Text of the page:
Banking customers in upstate New York and Connecticut must be experiencing a case of whiplash lately. Some community banks hope that's a good thing.

First Niagara Financial Group (FNFG) and four other banks are playing a game of musical chairs that will continue through September. While there is nothing new to branches changing signage and owners, a decision by HSBC Holdings (HBC) to sell U.S. branches spawned a particularly confusing round of switcheroo.

Like breaking pool balls on a billiards table, 195 branches that once operated under the HSBC banner will be scattered among two community banks, Community Bank System (CBU) and Financial Institutions (FISI), and a pair of regionals, First Niagara and KeyCorp (KEY).

The new owners are scrambling to prevent a mass exodus during the transition. Several banks could benefit, such as the $5.8 billion-asset NBT Bancorp (NBTB), the $1.4 billion-asset Alliance Financial (AMNC), and the $3.5 billion-asset Tompkins Financial (TMP), says Timur Braziler, an analyst at KBW's Keefe, Bruyette & Woods.

Most of the accounts that Community Bank System, are acquiring belong to small businesses and midsize commercial clients, says Scott Kingsley, the DeWitt, N.Y., company's chief financial officer. "We sent out a letter, saying we're going to acquire you in July, and saying this is how the accounts work," he says.

First Niagara purchased the HSBC branches in May, while its divestitures will close during the summer.

First Niagara is also selling some of its own branches. The Buffalo, N.Y., company has also closed 16 branches since the HSBC deal, and it plans to close another 21 later this year, a spokesman says. At the end, First Niagara will end up with a net increase of 100 branches.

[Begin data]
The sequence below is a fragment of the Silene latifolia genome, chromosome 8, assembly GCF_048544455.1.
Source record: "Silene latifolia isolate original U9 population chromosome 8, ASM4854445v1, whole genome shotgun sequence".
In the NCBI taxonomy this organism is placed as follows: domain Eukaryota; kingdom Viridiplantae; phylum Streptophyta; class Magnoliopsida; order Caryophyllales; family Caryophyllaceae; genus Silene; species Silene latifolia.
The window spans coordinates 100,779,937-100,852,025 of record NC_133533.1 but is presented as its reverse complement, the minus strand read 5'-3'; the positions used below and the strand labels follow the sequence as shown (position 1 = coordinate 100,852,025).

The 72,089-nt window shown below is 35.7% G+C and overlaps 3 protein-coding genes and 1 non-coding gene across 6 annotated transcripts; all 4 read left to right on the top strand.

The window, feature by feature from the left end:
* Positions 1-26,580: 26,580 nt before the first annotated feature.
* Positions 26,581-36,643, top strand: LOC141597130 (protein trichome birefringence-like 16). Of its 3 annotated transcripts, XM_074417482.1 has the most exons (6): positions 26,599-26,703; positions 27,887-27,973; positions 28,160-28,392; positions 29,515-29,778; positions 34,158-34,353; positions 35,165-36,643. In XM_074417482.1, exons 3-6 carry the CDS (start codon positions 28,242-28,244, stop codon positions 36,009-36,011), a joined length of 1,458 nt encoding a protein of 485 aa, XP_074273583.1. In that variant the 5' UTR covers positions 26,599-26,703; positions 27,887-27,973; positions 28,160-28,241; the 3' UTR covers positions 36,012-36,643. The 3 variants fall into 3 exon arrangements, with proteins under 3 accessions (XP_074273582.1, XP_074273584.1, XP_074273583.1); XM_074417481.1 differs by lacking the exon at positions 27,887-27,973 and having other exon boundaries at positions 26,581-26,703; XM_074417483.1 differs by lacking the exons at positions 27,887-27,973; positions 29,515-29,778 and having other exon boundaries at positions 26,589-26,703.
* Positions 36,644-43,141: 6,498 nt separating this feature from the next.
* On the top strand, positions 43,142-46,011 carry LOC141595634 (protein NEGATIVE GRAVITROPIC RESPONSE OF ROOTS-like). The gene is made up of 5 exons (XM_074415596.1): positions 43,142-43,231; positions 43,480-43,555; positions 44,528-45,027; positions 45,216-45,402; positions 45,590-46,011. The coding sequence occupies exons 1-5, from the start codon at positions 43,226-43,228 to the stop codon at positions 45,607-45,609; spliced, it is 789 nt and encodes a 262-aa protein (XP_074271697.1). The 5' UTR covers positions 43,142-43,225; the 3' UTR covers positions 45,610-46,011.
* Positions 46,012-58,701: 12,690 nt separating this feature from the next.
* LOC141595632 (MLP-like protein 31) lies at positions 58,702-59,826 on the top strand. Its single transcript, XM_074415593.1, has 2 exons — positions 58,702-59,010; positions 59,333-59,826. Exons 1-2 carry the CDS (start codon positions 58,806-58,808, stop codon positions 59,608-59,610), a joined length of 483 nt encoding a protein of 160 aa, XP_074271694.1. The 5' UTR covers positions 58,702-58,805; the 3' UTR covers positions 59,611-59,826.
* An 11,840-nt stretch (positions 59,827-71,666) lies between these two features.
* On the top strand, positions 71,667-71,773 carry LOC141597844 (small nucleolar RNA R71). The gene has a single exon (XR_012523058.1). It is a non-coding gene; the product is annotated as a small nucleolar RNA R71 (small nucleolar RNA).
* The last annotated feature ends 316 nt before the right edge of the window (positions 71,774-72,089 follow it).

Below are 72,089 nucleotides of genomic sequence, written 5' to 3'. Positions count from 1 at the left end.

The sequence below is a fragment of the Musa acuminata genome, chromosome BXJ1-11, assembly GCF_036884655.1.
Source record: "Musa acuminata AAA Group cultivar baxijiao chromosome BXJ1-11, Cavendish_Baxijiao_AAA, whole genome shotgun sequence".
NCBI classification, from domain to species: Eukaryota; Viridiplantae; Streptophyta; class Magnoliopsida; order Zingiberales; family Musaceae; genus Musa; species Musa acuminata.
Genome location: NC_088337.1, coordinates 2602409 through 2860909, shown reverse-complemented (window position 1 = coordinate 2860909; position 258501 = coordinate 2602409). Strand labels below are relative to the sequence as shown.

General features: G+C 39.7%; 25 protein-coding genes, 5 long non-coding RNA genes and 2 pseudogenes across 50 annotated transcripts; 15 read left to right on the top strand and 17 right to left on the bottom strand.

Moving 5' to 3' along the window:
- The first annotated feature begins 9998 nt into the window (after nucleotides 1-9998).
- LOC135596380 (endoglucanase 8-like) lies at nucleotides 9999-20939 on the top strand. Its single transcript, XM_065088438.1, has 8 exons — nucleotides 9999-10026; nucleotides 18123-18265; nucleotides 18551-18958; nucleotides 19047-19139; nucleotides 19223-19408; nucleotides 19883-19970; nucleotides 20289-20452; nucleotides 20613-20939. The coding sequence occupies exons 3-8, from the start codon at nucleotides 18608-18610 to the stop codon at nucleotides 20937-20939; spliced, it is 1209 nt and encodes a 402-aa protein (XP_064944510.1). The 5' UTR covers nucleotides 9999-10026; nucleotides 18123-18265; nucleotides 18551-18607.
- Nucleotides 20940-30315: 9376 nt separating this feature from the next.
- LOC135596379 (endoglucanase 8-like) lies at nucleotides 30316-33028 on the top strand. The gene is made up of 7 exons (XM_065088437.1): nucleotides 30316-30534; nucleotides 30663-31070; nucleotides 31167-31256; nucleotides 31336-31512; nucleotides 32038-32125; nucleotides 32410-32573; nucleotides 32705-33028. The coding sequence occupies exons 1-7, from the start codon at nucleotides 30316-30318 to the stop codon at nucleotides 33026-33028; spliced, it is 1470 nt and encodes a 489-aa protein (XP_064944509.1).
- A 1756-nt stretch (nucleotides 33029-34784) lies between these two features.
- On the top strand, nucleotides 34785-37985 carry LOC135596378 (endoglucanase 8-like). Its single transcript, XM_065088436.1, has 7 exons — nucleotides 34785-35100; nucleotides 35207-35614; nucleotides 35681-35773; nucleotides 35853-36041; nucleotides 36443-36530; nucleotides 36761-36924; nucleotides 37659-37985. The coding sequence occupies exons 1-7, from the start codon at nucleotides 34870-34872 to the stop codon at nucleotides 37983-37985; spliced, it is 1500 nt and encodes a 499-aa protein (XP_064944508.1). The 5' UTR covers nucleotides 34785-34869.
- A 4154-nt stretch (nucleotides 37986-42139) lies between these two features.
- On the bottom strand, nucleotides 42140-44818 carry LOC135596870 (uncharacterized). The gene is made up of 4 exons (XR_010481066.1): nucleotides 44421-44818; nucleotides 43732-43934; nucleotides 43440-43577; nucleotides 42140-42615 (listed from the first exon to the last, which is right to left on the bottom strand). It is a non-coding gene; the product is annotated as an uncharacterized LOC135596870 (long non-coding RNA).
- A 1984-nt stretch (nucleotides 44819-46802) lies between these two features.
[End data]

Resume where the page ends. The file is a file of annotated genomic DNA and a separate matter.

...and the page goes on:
Before First Niagara converted the branches, it held in-person meetings with its biggest customers, says Mark Rendulic, the company's executive vice president of retail banking.

"We met with those customers and tried to understand how they might be impacted," Rendulic says. "It was more of a concierge service."

First Niagara defines its "highest value" customers as those that have at least $25,000 in aggregate deposits and investments, Rendulic says.

Such face-to-face encounters did not prevent the $36 billion-asset First Niagara from losing customers before the deal closed. The company lost about $800 million in deposits through attrition, according to a May 24 regulatory filing. That represents about 8% of the $9.8 billion in total acquired deposits it obtained from HSBC.

First Niagara lost another $600 million from customers who live outside the upstate New York area and wanted to keep their accounts with HSBC.

Still, the pre-closing attrition of $800 million was "consistent with the company's prior experience in the National City Bank branch transaction," First Niagara said in the filing. First Niagara bought 57 former National City branches from PNC Financial Services Group (PNC) in 2009.

Instead of specifically mentioning the widespread bank name changes from the HSBC deal, Alliance in Syracuse, N.Y., decided to stick to its guns by emphasizing that it's a local bank, says Joseph Russo, the company's senior vice president of marketing.

The move has so far paid off, Russo says.

"We didn't sit down and have a strategy meeting about it," Russo says. "We have seen some movement into Alliance from the affected banks, and you'll see that anytime you have upheaval and people become uncomfortable."

That may be the type of strategy that other smaller banks in the market pursue, because the branches that HSBC sold are predominantly located in small cities and towns, says Paul Schaus, the president of CCG Catalyst Consulting Group in Phoenix. In those locales, HSBC was an out-of-town unknown to many customers, he says.

"Things are going back to the way it used to be, when the bank was locally owned," Schaus says. "A lot of these branches are in community bank-type markets."

First Niagara completed its first transition phase during the first weekend after the HSBC deal closed on May 18, Rendulic says.

Financial Institutions, based in Warsaw, N.Y., will convert the four branches that it's acquiring from First Niagara this weekend, says spokesman Shaun Seufert. The company has yet to close on a separate deal for four HSBC branches.

KeyCorp, of Cleveland, plans to complete its purchase of 37 former HSBC branches in mid-July.

Subscribe Now

Access to authoritative analysis and perspective and our data-driven report series.

14-Day Free Trial

No credit card required. Complete access to articles, breaking news and industry data.